Sr. Bernie Kenny, MMM has lived and served in the Appalachian region of USA for many years. She lives in Clinchco, a small rural town in the corner of Virginia, close to the border of Kentucky. For many years, Bernie, a nurse practitioner, and midwife, ran a rural health service using a health wagon to reach the farthest and poorest of communities in the coal mining district of the state.
More recently she has been involved in parish ministry and shared with us both the joys of belonging to a multi-ethnic community and the sorrows inflicted by climate change effects which hit her area during 2022, as follows:
“Our parish is composed of people from many nations. Fr. Eric Bafour Assomah is from Ghana and we have Indian Missionaries of Charity who care for special needs children, working individually with each child. Last August, our communities were badly affected by floods. In a mountainous region like Appalachia, floods mean rushing water, devastation, and debris. Forty-four people died and 2,500 homes were destroyed. The Health Clinic in a nearby town, Isom, KY, was also destroyed. It received eight feet of mud and was inoperable from 28th July onwards. On 1st August, St. Mary’s Health Wagon, initiated by MMM, crossed State lines, and donated for one year an older vehicle to serve as a temporary Clinic. I am delighted to know that it is open seven days a week, not just Monday to Friday. The debris from the hurricane is still very evident in the area.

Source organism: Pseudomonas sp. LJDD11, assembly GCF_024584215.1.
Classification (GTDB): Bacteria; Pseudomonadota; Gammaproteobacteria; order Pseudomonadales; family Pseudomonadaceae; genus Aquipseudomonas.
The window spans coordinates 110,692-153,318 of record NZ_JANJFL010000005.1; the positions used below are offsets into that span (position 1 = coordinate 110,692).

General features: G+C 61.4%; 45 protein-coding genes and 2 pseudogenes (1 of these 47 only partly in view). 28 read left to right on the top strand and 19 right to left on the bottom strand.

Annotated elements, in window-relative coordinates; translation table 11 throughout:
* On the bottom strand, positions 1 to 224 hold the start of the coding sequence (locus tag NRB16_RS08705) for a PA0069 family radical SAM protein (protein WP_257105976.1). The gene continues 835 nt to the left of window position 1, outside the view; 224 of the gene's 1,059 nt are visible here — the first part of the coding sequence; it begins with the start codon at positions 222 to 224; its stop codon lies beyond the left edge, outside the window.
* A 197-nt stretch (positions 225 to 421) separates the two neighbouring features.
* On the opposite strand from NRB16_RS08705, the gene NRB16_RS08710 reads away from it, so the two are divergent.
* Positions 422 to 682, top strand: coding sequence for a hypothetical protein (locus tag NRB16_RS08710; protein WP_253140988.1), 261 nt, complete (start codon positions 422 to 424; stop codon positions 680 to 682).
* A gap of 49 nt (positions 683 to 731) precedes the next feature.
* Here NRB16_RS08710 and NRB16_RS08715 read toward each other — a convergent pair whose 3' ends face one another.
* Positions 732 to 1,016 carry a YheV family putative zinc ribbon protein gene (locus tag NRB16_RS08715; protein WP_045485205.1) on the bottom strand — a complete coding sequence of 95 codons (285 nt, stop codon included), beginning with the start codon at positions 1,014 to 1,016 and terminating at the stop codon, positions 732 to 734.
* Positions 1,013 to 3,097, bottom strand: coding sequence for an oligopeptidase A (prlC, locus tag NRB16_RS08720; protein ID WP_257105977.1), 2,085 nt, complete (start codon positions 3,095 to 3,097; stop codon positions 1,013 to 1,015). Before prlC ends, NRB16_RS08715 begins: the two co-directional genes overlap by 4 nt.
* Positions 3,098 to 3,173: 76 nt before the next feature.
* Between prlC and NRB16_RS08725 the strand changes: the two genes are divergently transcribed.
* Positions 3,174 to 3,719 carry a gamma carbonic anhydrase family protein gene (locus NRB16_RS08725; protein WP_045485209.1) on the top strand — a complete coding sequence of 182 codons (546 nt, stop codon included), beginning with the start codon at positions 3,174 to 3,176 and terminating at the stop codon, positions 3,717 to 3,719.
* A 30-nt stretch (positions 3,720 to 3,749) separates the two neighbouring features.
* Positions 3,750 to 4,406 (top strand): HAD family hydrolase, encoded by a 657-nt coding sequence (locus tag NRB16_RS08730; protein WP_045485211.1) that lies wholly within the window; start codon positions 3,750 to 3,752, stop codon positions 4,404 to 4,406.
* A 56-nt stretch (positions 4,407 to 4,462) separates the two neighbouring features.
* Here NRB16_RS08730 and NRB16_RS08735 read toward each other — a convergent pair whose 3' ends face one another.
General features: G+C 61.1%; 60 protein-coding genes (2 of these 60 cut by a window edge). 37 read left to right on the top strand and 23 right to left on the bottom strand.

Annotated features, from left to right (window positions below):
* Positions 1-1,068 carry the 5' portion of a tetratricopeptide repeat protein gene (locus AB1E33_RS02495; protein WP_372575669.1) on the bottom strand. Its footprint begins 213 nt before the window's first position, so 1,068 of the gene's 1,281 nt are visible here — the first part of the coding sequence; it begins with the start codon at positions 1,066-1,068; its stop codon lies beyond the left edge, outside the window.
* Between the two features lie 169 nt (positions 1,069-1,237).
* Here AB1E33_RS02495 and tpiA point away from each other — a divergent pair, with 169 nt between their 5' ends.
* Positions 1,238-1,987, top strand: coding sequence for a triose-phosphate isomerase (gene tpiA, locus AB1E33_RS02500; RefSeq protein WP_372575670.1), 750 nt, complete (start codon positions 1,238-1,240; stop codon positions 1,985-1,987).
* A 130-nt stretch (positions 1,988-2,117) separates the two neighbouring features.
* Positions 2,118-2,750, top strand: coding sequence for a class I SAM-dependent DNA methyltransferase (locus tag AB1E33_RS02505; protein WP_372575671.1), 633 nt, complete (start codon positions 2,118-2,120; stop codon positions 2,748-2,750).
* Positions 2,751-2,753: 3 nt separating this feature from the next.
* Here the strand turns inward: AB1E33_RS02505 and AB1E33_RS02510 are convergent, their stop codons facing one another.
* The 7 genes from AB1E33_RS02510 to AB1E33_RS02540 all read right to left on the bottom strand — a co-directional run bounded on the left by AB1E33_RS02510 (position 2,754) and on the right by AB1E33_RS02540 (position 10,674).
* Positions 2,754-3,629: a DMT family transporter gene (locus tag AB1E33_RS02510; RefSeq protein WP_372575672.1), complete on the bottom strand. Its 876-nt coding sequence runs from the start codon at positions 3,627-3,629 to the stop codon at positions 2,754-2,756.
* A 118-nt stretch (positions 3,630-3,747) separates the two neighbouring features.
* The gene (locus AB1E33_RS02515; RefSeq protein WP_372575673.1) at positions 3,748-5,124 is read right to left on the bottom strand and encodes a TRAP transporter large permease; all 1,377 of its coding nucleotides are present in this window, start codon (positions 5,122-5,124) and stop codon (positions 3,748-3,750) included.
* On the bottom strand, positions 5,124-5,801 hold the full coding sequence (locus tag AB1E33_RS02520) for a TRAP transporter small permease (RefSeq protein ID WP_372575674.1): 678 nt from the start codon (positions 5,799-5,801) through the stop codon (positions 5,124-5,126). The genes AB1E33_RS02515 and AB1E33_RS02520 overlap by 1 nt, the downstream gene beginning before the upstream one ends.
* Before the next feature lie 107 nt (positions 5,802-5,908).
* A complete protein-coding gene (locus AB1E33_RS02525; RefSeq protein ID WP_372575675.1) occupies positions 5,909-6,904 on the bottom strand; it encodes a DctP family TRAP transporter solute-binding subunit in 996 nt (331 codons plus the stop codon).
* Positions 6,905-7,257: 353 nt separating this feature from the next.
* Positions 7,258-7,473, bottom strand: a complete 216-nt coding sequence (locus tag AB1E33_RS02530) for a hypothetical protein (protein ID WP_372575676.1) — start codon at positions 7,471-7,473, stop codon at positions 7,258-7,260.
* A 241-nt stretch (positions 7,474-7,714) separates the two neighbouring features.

Last week I visited the Clinic and saw many clients coming with a variety of ailments, influenza, respiratory viruses, and Covid being the most common. There are high levels of stress and anxiety. Many families, who lost homes and vehicles, are living with relatives which leads to its own problems.
The local grocery store has a sign which states “Hope to open in Spring 2023.”
That is my hope too!”